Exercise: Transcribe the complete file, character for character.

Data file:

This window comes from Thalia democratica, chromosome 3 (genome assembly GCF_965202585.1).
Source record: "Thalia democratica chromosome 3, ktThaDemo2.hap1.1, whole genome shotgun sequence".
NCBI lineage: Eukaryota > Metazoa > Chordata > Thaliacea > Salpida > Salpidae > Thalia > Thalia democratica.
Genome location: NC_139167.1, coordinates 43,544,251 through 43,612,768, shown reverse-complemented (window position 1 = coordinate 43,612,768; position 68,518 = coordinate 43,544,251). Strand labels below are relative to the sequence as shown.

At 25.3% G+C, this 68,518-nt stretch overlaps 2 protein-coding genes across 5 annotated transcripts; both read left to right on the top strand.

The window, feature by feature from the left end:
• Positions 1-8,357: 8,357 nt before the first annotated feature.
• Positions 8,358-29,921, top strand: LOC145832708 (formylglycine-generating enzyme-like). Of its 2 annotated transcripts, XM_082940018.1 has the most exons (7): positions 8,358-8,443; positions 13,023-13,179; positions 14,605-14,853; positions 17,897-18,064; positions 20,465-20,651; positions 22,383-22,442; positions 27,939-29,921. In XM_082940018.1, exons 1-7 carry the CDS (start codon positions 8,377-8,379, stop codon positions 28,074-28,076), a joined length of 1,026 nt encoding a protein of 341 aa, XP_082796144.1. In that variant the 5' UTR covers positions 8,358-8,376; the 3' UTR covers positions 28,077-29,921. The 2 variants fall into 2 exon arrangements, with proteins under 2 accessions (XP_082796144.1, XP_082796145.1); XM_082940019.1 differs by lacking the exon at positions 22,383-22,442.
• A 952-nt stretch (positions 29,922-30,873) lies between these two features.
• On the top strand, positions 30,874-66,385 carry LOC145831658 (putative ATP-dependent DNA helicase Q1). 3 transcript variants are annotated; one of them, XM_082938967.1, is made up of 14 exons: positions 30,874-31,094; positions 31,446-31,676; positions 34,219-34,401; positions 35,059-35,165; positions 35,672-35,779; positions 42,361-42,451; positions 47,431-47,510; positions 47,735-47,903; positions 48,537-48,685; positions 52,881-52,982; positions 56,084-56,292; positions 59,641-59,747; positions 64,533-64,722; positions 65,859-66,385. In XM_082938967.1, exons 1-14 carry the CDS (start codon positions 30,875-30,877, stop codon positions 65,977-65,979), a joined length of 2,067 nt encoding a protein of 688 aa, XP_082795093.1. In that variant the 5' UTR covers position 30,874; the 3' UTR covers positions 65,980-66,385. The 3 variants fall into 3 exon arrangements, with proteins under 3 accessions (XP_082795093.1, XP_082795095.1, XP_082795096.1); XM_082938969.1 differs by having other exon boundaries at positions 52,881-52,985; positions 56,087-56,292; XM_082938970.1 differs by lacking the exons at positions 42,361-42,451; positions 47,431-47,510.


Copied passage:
This window comes from Thalia democratica, chromosome 3 (genome assembly GCF_965202585.1).
Source record: "Thalia democratica chromosome 3, ktThaDemo2.hap1.1, whole genome shotgun sequence".
NCBI lineage: Eukaryota > Metazoa > Chordata > Thaliacea > Salpida > Salpidae > Thalia > Thalia democratica.
Genome location: NC_139167.1, coordinates 43,544,251 through 43,612,768, shown reverse-complemented (window position 1 = coordinate 43,612,768; position 68,518 = coordinate 43,544,251). Strand labels below are relative to the sequence as shown.

At 25.3% G+C, this 68,518-nt stretch overlaps 2 protein-coding genes across 5 annotated transcripts; both read left to right on the top strand.

The window, feature by feature from the left end:
• Positions 1-8,357: 8,357 nt before the first annotated feature.
• Positions 8,358-29,921, top strand: LOC145832708 (formylglycine-generating enzyme-like). Of its 2 annotated transcripts, XM_082940018.1 has the most exons (7): positions 8,358-8,443; positions 13,023-13,179; positions 14,605-14,853; positions 17,897-18,064; positions 20,465-20,651; positions 22,383-22,442; positions 27,939-29,921. In XM_082940018.1, exons 1-7 carry the CDS (start codon positions 8,377-8,379, stop codon positions 28,074-28,076), a joined length of 1,026 nt encoding a protein of 341 aa, XP_082796144.1. In that variant the 5' UTR covers positions 8,358-8,376; the 3' UTR covers positions 28,077-29,921. The 2 variants fall into 2 exon arrangements, with proteins under 2 accessions (XP_082796144.1, XP_082796145.1); XM_082940019.1 differs by lacking the exon at positions 22,383-22,442.
• A 952-nt stretch (positions 29,922-30,873) lies between these two features.
• On the top strand, positions 30,874-66,385 carry LOC145831658 (putative ATP-dependent DNA helicase Q1). 3 transcript variants are annotated; one of them, XM_082938967.1, is made up of 14 exons: positions 30,874-31,094; positions 31,446-31,676; positions 34,219-34,401; positions 35,059-35,165; positions 35,672-35,779; positions 42,361-42,451; positions 47,431-47,510; positions 47,735-47,903; positions 48,537-48,685; positions 52,881-52,982; positions 56,084-56,292; positions 59,641-59,747; positions 64,533-64,722; positions 65,859-66,385. In XM_082938967.1, exons 1-14 carry the CDS (start codon positions 30,875-30,877, stop codon positions 65,977-65,979), a joined length of 2,067 nt encoding a protein of 688 aa, XP_082795093.1. In that variant the 5' UTR covers position 30,874; the 3' UTR covers positions 65,980-66,385. The 3 variants fall into 3 exon arrangements, with proteins under 3 accessions (XP_082795093.1, XP_082795095.1, XP_082795096.1); XM_082938969.1 differs by having other exon boundaries at positions 52,881-52,985; positions 56,087-56,292; XM_082938970.1 differs by lacking the exons at positions 42,361-42,451; positions 47,431-47,510.